Radioisotope heat sources and power systems, traditionally fuelled by 238Pu, have been developed and used for spacecraft thermal management and to provide electrical power during many deep space and planetary science missions. The use of fission reactors in space, however, has been limited to high power applications in Earth orbit. Previous ground based research programs conducted by the U.S. Atomic Energy Commission demonstrated the principal of nuclear thermal rocket propulsion but to date, flight heritage of nuclear propulsion has been limited to nuclear-electric propulsion. The development of space nuclear systems and tributary components that are capable of meeting the rigors of space flight is of paramount importance. Performance, lifetime and operational safety under all foreseeable conditions are essential considerations that must be made. The selection of appropriate materials and environmental compatibility is vital to the success of any given design. The ability for radioisotope heat sources to survive the extreme temperatures and mechanical loads associated with launch related accidents, is both legally mandated and necessary for the protection of life and the Earth’s environment. Nuclear fuels for fission systems must provide equal protection during accidents while the integral design ensures that a reactor remains in a safe configuration. A historical overview of nuclear systems for space is presented. Traditional and modern system designs and fabrication techniques are discussed. Applicable solid state and mechanical power conversion methods are described and their performances are evaluated. Consideration is made for the effect of radioisotope selection and heat source encapsulation architecture upon radiation safety. The identification of 241Am as an alternative isotope fuel is made. Other candidate isotopes such as 210Po, 242Cm and 244Cm are assessed.\ud The development of encapsulation methods that are resistant to the extraction and dispersion of the radioactive materials enclosed is increasingly attractive for security reasons. Spark Plasma Sintering\ud (SPS) processes are presented as novel, simple and rapid techniques for the encapsulation of radioisotopic materials within tungsten ceramic-metallic or cermet matrices. Computational modelling via Monte-Carlo simulation has shown that the encapsulation of radioisotopes within heterogeneous tungsten cermet matrices may reduce the neutron, X-ray and Gamma-ray radiation dose delivered to the localised environment. The prevention of fabrication related volatilisation of radioisotopic compounds is fundamental to the success of the encapsulation process. SPS is empirically demonstrated via the use of CeO2 as an inert simulant for radioisotopic compounds such as PuO2, AmO2 and UO2. The chemical compatibility of americium oxides within a tungsten matrix is also demonstrated through pressureless sintering within a Differential Scanning Calorimetric furnace. The techniques developed for radioisotope encapsulation are also demonstrated in context of cermet fuel fabrication for high temperature space power and propulsion reactor systems. The use of tungsten cermet fuels may eliminate material incompatibilities and failures experienced by historical nuclear thermal propulsion programs.\ud Finally, three novel concept applications of nuclear energy as an enabling technology for planetary exploration are presented. Melt penetration of icy surfaces and long range mobility on planetary surfaces is proposed via the use of pulsed high power heat capacitive radioisotope sources. In-situ resource utilization is considered for propellant production. The use of CO2 is proposed as a propellant for a radioisotope thermal rocket in the context of a ‘Mars Hopper’. A CO2 propellant is also considered in the context of a high temperature (3000°C) nuclear thermal propulsion system for a single stage surface ascent vehicle under a Mars sample return mission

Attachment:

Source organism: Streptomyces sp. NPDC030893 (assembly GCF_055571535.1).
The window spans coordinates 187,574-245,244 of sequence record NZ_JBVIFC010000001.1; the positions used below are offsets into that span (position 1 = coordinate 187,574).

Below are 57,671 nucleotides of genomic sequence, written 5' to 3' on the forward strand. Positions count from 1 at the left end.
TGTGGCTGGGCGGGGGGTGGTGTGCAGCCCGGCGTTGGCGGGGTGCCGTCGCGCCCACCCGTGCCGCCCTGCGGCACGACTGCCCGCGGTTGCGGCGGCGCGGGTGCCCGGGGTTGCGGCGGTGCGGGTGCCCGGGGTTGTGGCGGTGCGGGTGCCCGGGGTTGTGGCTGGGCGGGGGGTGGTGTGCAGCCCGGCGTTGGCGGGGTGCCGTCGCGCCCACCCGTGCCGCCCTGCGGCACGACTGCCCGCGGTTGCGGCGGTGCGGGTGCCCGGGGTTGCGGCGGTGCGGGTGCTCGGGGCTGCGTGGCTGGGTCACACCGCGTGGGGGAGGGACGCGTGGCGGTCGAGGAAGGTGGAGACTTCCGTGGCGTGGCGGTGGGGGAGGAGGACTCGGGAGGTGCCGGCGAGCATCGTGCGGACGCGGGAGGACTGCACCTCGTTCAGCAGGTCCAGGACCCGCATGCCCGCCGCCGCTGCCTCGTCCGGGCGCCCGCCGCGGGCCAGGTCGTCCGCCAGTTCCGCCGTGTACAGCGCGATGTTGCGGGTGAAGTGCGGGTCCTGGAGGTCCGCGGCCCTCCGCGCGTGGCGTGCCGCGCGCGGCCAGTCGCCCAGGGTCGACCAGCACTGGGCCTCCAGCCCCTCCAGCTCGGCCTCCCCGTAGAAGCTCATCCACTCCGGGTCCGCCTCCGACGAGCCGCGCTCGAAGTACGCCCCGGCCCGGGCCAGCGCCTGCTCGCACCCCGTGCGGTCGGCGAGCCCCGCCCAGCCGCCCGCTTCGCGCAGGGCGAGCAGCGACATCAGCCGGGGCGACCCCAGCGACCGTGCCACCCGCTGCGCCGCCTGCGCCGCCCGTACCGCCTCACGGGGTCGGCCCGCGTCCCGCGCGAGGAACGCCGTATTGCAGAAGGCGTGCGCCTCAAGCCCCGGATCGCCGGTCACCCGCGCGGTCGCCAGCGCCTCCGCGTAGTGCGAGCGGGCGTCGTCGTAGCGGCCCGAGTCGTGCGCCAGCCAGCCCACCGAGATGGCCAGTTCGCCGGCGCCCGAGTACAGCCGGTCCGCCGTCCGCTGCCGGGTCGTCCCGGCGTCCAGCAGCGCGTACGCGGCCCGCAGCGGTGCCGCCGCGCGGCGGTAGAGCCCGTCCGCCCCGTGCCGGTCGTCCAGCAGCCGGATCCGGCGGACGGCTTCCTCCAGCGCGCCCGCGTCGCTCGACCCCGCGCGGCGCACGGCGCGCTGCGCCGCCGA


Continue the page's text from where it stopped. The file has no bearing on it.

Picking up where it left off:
To submit an update or takedown request for this paper, please submit an Update/Correction/Removal Request.